TLS Session Resumption is a feature that modern web browsers to save bandwidth and optimize connections to sites that use TLS that were visited in the past.
Basically, what it does is use information exchanged in previous interactions with a site to speed up the connection process to it.
Technically, a random session ID is assigned by the server to the client and stored by both. Stored information includes the random ID as well as session keys and connection states.
The client submits the session ID on consecutive visits to the site along with the initial protocol message. The server checks the submitted session ID and if it matches the one on record, replies with it to establish the connection faster.
Other Session Resumption methods exist that are designed to improve user privacy. Session Resumption via Pre-Shared Keys for instance protects “against a correlation of single user sessions by a passive network-based observer”.
TLS Session Resumption Privacy issues
The effectiveness of TLS Session Resumption depends much on the lifetime of session resumption mechanisms.
Web browsers, especially those on mobile devices, may stay active for a very long time which allows for very long session resumption lifetimes.
The client sends the session ID if it exists to the server to speed up the connection process; this means that the ID is known to the server even if the session is not resumed.
It is therefore possible that servers link IDs, the expired one and the newly generated one, to track users across sessions.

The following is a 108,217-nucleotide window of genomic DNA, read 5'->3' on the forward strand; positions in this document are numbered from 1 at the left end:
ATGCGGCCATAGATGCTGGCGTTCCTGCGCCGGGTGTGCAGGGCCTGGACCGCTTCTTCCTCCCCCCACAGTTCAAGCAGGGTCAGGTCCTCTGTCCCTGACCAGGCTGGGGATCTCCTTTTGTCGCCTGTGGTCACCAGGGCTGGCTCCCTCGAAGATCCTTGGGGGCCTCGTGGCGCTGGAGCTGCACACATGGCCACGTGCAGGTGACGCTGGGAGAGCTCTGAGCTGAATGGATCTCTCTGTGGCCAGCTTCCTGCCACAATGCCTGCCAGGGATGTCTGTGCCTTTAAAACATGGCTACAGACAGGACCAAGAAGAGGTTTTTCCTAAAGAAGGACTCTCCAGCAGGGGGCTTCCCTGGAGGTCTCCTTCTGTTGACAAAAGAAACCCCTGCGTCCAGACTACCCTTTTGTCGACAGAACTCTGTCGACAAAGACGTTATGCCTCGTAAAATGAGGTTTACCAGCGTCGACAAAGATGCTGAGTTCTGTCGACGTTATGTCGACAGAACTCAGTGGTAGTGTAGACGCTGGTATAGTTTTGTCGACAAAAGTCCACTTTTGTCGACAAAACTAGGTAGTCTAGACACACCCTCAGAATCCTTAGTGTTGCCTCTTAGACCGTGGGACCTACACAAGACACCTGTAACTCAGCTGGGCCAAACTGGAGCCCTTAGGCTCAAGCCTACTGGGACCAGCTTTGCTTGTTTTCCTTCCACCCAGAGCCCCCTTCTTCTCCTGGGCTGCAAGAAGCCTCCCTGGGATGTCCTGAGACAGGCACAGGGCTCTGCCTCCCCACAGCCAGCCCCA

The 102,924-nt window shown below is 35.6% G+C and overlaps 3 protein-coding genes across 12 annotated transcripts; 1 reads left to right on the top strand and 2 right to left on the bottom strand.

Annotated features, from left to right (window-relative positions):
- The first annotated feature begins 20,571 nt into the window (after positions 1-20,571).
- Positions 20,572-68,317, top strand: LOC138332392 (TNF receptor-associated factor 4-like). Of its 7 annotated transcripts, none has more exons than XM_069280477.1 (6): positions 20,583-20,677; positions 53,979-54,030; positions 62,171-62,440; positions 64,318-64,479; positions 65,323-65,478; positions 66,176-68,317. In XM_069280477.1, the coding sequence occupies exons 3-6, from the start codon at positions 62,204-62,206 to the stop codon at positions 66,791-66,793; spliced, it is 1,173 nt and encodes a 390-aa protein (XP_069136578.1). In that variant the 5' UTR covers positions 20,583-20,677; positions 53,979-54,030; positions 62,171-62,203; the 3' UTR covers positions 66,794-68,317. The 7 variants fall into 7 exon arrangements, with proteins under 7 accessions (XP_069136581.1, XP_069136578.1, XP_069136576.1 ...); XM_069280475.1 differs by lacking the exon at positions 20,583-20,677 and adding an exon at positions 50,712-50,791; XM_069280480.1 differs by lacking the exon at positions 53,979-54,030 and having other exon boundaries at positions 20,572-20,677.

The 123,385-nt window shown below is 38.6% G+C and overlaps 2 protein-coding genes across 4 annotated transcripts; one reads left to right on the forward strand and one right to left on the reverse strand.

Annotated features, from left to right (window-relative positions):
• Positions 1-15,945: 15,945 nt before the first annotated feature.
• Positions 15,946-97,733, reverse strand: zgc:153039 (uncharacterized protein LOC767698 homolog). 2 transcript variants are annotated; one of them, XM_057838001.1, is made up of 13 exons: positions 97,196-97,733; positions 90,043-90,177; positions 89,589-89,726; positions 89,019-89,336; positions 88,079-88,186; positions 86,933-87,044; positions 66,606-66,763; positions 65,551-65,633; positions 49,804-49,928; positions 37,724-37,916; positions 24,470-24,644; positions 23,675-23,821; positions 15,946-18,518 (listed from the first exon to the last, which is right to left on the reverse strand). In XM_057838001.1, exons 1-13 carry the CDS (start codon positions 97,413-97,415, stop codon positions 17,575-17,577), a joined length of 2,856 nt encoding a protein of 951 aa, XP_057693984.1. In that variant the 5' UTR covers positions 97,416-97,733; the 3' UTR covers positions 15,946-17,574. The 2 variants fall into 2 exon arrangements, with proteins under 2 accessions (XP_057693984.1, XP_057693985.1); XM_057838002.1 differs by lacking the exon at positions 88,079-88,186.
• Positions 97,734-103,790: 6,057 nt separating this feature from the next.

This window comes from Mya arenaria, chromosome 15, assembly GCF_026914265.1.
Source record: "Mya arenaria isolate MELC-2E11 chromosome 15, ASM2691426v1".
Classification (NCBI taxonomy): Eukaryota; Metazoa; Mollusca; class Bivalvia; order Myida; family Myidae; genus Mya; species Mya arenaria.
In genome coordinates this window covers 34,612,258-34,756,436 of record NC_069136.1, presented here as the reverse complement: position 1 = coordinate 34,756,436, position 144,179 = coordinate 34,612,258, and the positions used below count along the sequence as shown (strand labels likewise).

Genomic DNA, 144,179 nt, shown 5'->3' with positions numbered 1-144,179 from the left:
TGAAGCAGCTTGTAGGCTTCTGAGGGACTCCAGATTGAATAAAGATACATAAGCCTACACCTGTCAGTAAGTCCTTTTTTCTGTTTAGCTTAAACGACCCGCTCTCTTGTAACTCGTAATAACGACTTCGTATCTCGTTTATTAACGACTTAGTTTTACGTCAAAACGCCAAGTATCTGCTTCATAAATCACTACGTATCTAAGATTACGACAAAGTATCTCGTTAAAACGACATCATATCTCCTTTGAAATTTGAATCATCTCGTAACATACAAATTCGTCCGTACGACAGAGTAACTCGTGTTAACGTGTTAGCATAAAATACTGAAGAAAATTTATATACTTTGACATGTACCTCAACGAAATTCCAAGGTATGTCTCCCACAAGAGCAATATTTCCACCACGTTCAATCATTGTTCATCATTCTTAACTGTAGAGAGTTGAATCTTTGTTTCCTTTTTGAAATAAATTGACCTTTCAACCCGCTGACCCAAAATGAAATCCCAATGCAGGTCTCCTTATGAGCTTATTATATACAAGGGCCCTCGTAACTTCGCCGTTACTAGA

A site could even issue new IDs on every visit to extend the lifetime of session resumption further.
The option to link different session IDs to track a client opens options to track users on the Internet using these IDs.
The latter is only feasible for entities that are present on a lot of sites.
A scan of the Alexa top Million sites on the Internet revealed that 96% of sites supported at least one TLS Session Resumption method, Only 4% of sites did not support any.
The most common lifetime value for TLS session tickets is 5 minutes according to recent research but a considerable number supports session ID lifetimes of more than two hours.
Questions & Answers
How big are the performance improvements of TLS Session Resumption?
Cloudlfare ran a test from the company’s Office recently. The company tested 100 fresh handshakes and 100 session resumptions, and recorded the time and the CPU time.
- Real Time: 9.433 seconds
- CPU Time: 692.8 milliseconds
- Real Time: 4.212 seconds
- CPU Time: 30.45 milliseconds
The company concluded that the overall cost was less than 50% of a full TLS handshake.
Is TLS Session Resumption used by companies to track users?
There is no evidence that TLS Session Resumption is used by companies or other parties on today’s Internet.
Only companies that have access to a large portion of Internet Traffic could use the technique with success to track users across the Internet.
What you can do against TLS Session Resumption tracking
- The TLS cache is cleared whenever users close the browser. One of the better forms of protection is therefore to restart the browser occasionally to clear the cache to prevent this form of tracking.
- Use a browser that blocks third-party tracking by TLS Session Resumption by default or use configuration options to block it.
- The Tor Browser blocks this form of tracking by default.
- Firefox users and administrators can turn it off by setting security.ssl.disable_session_identifiers on about:config to true.
- First-Party Isolation prevents third-party tracking. Combine it with the clearing of the browser cache and Site Settings on exit to prevent prolonged tracking.